By Ann Leckie
In most book series, and particularly in the sci-fi/fantasy genres, the narrative universe tends to grow and expand with each new book. It’s a rare series that narrows in focus over time, and off the top of my head, I can’t recall another sci-fi “space opera” type that fits that descriptor, with the notable exception of Leckie’s Imperial Radch series, which concludes with Ancillary Mercy.
As blog readers will recall, I found the series’ initial installment, Ancillary Justice, to be a show-stopper. I loved the flashbacks to Breq’s former existence as a multi-bodied AI, and found the universe of the Radch to be both mysterious and intriguing. Like many other authors before her, however, Leckie seemed to struggle a bit with the “middle” book of the series (Ancillary Sword) which seemed a bit slow and myopic compared to book one.
Book three picks up just where book two had left off, with Breq continuing to try to maintain control of the Athoek system, and opposing the machinations of the many-bodied ruler of the Radch, Anaander Mianaai. But like book two, much of the actual narrative of the book is devoted to Breq’s relationships, both to the members of her crew, and to the inhabitants of Athoek. (I notice that one of the prominent Amazon reviews refers to the book as being more “soap opera” than “space opera,” and I’m inclined to agree.) While I’m not normally a fan of that kind of narrative (it’s part of what I didn’t love about Cherryh’s Morgaine books), I think Leckie does an admirable job of tugging on the readers’ sympathies. Even as the pace slowed in books two and three, I found myself rooting hard for Breq, even as I occasionally reminded myself that Breq was an android (sort of).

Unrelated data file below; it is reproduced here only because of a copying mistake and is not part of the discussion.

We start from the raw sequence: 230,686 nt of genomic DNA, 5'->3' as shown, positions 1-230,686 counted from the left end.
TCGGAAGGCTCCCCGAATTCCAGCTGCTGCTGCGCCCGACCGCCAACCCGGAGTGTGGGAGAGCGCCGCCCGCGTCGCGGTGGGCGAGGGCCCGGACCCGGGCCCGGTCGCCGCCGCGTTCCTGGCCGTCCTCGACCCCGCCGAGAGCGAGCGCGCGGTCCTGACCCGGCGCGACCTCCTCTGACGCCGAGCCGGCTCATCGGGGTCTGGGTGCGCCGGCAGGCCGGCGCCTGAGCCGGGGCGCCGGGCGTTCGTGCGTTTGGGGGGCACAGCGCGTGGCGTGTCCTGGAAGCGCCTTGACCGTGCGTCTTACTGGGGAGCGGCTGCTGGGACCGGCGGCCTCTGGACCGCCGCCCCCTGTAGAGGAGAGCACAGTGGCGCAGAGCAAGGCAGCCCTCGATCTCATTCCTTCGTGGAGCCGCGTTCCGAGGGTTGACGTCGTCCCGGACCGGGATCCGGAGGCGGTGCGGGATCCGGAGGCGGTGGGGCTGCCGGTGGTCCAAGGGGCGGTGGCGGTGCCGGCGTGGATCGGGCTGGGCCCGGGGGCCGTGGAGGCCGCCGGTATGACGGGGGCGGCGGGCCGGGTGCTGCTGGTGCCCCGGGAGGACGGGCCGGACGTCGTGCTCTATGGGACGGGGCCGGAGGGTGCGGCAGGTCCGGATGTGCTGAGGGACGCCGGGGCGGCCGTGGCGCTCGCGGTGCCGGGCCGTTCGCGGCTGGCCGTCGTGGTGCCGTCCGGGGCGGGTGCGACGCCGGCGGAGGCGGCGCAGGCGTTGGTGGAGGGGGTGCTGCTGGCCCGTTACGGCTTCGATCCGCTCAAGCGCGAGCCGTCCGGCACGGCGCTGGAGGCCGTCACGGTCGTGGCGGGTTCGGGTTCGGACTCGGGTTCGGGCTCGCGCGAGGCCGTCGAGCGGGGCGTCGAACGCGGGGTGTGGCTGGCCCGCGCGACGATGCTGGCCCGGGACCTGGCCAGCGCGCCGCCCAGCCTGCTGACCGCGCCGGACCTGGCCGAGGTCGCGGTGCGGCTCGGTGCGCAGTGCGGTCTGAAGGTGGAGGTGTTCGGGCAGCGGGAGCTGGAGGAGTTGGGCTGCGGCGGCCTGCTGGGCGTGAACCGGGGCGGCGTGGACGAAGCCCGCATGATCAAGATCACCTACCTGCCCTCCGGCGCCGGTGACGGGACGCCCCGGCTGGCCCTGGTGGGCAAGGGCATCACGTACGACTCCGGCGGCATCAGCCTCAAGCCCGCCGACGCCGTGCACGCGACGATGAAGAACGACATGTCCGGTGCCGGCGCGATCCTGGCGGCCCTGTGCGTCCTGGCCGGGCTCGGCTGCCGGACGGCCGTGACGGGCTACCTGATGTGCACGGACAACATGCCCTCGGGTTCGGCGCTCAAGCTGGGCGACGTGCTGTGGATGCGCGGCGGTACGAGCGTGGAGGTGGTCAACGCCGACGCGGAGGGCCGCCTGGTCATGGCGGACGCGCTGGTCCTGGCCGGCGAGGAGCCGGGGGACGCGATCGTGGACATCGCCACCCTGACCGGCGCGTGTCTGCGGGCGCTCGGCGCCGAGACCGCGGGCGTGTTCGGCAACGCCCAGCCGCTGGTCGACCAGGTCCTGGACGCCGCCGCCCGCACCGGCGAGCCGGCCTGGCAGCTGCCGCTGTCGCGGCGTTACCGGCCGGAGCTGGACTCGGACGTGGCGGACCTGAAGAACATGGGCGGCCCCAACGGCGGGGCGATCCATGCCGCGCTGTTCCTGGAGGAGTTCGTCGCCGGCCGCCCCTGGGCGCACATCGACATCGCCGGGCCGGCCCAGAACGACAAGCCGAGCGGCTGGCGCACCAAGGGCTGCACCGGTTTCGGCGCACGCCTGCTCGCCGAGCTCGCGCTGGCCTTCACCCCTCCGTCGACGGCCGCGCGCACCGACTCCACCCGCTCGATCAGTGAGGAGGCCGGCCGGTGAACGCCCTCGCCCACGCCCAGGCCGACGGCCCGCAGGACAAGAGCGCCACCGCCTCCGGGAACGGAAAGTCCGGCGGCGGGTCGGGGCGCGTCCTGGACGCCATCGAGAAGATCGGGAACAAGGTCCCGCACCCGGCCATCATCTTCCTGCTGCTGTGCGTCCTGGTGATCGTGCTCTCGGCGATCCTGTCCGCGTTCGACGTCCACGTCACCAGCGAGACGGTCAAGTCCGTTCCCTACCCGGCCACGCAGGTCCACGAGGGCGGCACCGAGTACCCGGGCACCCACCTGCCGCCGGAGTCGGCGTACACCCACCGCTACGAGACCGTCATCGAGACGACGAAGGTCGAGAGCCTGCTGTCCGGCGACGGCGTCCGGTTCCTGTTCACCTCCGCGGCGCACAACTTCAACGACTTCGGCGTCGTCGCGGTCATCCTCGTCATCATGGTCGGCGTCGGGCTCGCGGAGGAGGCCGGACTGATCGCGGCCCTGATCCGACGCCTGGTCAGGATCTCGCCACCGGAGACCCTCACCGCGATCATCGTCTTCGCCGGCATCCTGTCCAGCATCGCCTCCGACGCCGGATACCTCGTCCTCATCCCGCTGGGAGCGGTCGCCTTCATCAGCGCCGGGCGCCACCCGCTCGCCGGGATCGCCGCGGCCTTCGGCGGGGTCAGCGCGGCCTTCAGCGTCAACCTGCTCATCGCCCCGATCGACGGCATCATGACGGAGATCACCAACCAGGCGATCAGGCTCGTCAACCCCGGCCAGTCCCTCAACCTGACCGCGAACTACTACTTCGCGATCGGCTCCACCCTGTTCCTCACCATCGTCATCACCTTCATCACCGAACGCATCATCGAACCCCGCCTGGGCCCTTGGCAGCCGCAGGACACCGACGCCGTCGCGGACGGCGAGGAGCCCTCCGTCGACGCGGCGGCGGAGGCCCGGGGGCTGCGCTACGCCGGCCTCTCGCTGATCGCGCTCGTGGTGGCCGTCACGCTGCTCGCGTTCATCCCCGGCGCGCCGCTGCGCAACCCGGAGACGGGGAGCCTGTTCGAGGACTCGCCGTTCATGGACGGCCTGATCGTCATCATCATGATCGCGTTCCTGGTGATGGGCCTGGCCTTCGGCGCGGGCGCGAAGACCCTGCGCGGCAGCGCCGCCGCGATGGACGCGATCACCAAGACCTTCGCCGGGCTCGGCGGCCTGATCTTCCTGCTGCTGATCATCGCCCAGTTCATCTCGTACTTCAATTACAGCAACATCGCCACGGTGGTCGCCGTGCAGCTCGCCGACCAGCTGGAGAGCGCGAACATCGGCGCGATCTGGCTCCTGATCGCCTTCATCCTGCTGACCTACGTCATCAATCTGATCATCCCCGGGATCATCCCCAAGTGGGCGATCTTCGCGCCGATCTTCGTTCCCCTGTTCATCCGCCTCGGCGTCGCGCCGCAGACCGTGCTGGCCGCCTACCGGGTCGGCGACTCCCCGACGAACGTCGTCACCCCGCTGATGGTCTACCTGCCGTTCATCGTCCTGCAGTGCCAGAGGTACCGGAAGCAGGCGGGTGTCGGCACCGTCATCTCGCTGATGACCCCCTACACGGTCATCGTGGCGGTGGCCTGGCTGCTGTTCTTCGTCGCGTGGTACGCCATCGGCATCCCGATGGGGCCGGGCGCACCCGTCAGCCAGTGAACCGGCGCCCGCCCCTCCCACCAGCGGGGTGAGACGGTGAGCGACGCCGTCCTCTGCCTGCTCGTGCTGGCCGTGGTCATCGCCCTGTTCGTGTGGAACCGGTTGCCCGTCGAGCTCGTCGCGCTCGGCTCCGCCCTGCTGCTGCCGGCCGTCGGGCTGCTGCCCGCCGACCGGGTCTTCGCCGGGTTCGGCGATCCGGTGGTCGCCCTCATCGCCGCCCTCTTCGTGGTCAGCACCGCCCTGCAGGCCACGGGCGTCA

Unfortunately, while the narrowing of scope does allow for some increased attention on the characters’ emotional state, it doesn’t help with the overall arc of the story, which seems underdeveloped. As in book two, Ancillary Mercy’s conclusion seems rushed and unsatisfying, and I thought Leckie’s resolution re. Anaander Mianaai felt forced. Don’t get me wrong, this is a good book, but it suffers in comparison to book one, which is unfortunate.
Final analysis: if you’ve gotten through book two, by all means, finish the series. Though I thought books two and three represented a step down from the start of the series, I was never tempted to stop reading, and I would happily read future stories about the Radch. If you don’t mind a little “soap opera” mixed in with your “space opera,” this could be the series for you!
Rating 2- Recommended with Reservations